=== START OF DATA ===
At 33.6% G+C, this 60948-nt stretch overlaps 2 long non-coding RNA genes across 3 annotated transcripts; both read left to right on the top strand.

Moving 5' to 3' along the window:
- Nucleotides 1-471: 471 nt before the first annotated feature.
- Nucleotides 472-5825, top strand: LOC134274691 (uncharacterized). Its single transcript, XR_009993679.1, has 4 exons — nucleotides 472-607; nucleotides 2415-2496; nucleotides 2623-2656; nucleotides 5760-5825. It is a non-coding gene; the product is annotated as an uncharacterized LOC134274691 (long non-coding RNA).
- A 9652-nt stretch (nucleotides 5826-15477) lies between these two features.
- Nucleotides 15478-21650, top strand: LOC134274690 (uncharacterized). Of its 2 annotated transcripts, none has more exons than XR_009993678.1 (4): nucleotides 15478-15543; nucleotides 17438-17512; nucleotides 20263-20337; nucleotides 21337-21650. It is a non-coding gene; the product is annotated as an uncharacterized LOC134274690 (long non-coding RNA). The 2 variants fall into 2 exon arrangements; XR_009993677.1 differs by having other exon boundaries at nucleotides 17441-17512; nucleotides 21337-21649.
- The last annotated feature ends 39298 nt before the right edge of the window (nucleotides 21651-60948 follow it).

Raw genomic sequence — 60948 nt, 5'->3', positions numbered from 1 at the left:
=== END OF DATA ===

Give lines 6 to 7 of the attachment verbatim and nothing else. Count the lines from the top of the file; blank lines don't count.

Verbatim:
- Nucleotides 15478-21650, top strand: LOC134274690 (uncharacterized). Of its 2 annotated transcripts, none has more exons than XR_009993678.1 (4): nucleotides 15478-15543; nucleotides 17438-17512; nucleotides 20263-20337; nucleotides 21337-21650. It is a non-coding gene; the product is annotated as an uncharacterized LOC134274690 (long non-coding RNA). The 2 variants fall into 2 exon arrangements; XR_009993677.1 differs by having other exon boundaries at nucleotides 17441-17512; nucleotides 21337-21649.
- The last annotated feature ends 39298 nt before the right edge of the window (nucleotides 21651-60948 follow it).